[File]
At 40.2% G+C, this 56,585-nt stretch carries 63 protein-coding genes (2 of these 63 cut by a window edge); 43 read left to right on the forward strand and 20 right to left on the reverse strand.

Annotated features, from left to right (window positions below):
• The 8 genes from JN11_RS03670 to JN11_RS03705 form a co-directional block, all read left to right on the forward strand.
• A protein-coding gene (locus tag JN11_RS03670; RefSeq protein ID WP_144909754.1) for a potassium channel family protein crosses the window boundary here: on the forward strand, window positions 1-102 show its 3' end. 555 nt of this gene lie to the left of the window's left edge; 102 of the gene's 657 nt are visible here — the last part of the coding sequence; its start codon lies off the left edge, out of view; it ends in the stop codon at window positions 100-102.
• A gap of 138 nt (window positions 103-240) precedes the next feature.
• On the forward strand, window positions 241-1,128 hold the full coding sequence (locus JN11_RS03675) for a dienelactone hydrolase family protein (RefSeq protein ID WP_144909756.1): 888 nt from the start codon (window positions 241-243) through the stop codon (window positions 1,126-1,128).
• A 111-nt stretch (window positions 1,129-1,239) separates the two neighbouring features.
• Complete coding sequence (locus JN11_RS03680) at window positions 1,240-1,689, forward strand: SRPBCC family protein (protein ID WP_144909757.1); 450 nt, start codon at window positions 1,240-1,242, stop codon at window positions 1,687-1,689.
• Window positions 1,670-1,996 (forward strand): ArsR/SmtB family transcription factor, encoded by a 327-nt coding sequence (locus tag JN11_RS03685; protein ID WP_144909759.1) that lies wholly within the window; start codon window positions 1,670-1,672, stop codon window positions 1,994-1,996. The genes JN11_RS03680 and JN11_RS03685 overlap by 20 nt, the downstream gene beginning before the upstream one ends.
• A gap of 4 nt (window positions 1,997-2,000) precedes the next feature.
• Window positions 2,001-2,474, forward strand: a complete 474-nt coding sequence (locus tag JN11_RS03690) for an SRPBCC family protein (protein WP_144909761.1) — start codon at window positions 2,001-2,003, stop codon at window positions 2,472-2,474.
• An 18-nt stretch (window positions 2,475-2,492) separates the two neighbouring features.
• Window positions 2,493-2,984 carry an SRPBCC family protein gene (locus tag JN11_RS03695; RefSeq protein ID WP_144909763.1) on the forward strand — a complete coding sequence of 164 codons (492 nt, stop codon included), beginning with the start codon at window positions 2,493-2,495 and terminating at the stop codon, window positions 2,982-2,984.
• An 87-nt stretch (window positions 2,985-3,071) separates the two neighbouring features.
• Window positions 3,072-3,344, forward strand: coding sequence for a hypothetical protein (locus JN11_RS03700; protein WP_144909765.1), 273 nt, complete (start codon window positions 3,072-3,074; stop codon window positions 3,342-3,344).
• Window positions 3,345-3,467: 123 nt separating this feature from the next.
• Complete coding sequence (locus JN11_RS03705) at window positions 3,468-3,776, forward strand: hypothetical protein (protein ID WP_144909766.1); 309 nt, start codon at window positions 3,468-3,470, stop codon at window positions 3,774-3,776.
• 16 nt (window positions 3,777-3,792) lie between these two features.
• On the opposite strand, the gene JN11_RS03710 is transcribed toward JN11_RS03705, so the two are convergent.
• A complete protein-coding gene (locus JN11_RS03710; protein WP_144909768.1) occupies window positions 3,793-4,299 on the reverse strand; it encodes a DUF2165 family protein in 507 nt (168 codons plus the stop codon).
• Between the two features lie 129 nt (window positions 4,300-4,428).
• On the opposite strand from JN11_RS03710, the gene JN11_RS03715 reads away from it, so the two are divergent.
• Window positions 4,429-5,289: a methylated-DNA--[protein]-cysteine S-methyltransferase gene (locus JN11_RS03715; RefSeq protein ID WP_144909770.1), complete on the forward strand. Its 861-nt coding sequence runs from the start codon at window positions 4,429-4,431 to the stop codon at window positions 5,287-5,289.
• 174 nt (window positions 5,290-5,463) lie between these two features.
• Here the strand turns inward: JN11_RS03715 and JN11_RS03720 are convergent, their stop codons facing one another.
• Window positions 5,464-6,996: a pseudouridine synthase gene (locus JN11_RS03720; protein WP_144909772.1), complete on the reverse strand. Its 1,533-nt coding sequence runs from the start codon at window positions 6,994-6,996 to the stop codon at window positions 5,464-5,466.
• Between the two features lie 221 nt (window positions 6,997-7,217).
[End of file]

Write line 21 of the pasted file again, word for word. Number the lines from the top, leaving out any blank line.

• Between the two features lie 129 nt (window positions 4,300-4,428).